CollectionsPest Control
IN THE NEWS

Pest Control

FEATURED ARTICLES
NEWS
July 30, 1989 | By Deborah Lawson, Special to The Inquirer
There are "natural" approaches to flea control that can be quite effective if used routinely once a pet is free from parasites. In his excellent book, Dr. Pitcairn's Complete Guide to Natural Health for Dogs and Cats ($10.96, Rodale Press, Emmaus, Pa. 18049), Richard Pitcairn, a holistic veterinarian, recommends first that the animal be bathed frequently with a natural pet shampoo that contains flea- and insect-repellent herbs, such as rosemary, rue, wormwood, pennyroyal, eucalyptus and citronella.
NEWS
February 19, 1989 | By Shelly Phillips, Special to The Inquirer
Sydney performed flawlessly. She honed in on her target, sniffing with trained sensitivity for just one substance. Not cocaine. Not guns. Termites. Sydney, an 18-month-old beagle, is one of about a dozen dogs on the East Coast trained to detect termites even before the insects make visible mud tunnels, according to her owner, Thomas M. Reardon, who owns Reardon Associates, Ltd., a Wilmington pest control company. The dog, trained by an Annapolis, Md., dealer to detect wood-destroying insects such as termites and carpenter ants, can pick up the distinctive odor behind walls or under floors.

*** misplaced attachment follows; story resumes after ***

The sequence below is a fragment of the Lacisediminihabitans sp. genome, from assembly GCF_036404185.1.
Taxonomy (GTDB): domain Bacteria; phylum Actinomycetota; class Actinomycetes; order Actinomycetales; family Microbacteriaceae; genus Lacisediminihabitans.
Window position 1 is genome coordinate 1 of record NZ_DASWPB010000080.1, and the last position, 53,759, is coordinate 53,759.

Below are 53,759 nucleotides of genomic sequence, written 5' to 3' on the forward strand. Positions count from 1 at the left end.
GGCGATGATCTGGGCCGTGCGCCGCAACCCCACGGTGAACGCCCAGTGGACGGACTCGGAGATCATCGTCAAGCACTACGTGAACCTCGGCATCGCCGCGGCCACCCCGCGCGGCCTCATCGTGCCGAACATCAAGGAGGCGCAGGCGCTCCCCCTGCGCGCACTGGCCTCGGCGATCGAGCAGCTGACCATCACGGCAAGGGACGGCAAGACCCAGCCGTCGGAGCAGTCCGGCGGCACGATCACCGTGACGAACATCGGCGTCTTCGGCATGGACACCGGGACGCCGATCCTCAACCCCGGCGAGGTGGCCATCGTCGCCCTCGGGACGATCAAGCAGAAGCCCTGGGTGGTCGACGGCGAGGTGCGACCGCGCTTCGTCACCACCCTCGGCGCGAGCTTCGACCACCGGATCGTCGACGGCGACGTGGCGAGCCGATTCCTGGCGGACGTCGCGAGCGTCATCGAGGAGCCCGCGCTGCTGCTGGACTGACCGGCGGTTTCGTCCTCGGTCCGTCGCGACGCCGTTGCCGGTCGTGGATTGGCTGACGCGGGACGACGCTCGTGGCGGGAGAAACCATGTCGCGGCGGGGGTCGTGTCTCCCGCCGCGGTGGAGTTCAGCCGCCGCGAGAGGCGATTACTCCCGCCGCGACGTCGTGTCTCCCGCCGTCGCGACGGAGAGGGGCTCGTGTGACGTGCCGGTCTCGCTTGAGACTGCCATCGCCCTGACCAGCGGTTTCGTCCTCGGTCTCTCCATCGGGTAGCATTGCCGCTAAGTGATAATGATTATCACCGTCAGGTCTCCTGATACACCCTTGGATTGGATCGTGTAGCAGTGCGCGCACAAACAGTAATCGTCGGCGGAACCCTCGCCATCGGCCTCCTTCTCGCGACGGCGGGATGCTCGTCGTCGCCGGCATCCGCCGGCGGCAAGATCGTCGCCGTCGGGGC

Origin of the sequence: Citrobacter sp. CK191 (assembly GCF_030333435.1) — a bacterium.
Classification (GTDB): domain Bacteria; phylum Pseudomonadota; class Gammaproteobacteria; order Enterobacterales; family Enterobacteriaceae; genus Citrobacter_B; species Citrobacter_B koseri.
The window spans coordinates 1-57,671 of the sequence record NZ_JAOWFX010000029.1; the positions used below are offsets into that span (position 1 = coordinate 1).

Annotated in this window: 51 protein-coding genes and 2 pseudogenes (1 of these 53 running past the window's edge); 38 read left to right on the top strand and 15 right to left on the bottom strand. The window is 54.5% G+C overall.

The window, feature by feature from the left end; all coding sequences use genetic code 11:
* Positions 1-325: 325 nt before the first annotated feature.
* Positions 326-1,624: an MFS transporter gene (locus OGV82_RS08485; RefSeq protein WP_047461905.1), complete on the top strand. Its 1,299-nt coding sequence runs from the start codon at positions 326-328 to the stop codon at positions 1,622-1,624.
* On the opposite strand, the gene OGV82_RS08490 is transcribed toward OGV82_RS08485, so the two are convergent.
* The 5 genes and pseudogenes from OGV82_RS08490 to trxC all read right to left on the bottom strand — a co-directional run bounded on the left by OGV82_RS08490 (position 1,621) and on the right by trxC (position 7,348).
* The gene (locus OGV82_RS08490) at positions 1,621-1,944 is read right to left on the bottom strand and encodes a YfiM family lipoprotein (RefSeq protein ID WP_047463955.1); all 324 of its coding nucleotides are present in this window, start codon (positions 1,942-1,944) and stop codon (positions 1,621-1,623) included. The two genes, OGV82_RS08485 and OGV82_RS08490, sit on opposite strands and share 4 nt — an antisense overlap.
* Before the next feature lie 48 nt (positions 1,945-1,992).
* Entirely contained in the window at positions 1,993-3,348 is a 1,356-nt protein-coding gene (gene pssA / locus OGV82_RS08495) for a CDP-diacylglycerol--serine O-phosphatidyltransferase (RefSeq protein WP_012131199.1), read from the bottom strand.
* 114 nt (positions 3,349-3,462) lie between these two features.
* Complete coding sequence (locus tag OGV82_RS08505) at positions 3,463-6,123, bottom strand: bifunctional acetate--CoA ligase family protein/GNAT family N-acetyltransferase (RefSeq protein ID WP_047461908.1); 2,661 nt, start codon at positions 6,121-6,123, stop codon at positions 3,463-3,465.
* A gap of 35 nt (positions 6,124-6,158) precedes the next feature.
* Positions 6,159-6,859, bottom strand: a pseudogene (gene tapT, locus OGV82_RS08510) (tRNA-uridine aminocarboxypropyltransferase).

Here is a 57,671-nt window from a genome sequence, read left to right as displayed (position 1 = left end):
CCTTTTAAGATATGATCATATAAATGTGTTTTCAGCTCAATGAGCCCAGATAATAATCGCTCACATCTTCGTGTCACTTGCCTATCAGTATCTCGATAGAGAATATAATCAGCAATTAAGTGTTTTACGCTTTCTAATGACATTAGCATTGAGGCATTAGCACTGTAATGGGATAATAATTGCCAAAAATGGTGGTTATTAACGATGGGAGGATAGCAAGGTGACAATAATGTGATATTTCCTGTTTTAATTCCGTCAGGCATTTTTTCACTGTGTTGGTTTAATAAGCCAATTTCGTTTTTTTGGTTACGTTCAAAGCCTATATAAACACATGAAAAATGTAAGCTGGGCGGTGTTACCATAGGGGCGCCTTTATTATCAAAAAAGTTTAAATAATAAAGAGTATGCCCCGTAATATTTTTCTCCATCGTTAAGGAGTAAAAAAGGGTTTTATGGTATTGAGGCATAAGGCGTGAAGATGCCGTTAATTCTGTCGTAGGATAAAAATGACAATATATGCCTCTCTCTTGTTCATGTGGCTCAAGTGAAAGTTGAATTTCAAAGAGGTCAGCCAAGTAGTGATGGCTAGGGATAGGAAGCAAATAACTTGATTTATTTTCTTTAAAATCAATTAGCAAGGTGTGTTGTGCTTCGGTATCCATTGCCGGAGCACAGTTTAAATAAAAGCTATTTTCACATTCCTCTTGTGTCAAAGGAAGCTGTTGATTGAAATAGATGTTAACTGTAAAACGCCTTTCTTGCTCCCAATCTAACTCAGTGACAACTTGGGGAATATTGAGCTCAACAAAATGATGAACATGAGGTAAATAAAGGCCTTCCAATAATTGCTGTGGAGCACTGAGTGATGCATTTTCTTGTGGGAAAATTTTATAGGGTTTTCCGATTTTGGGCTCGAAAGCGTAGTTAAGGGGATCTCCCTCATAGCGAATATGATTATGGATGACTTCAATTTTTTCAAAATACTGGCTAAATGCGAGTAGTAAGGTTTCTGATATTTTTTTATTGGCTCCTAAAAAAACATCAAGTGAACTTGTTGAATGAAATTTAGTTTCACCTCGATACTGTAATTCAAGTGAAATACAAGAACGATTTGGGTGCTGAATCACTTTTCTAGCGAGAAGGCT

SPORTS
March 4, 2013
Q: Do you have any advice on what I can do to get my aunt off my back? Before she even says hello, all she ever asks me is if I have a boyfriend. I am getting tired of it!! - Fed Up in Feltonville A: I'm sure she means well, but I understand how the constant questioning can get on your nerves. Maybe you should try answering with humor, like "I have one but he's still living on Mars. " Or, "I'm waiting for the right guy but he just hasn't been born yet. " Or you can stop auntie cold by paraphrasing that great line from "Goodfellas": "I got a boyfriend.
NEWS
July 16, 1995 | By Andrew Backover, INQUIRER CORRESPONDENT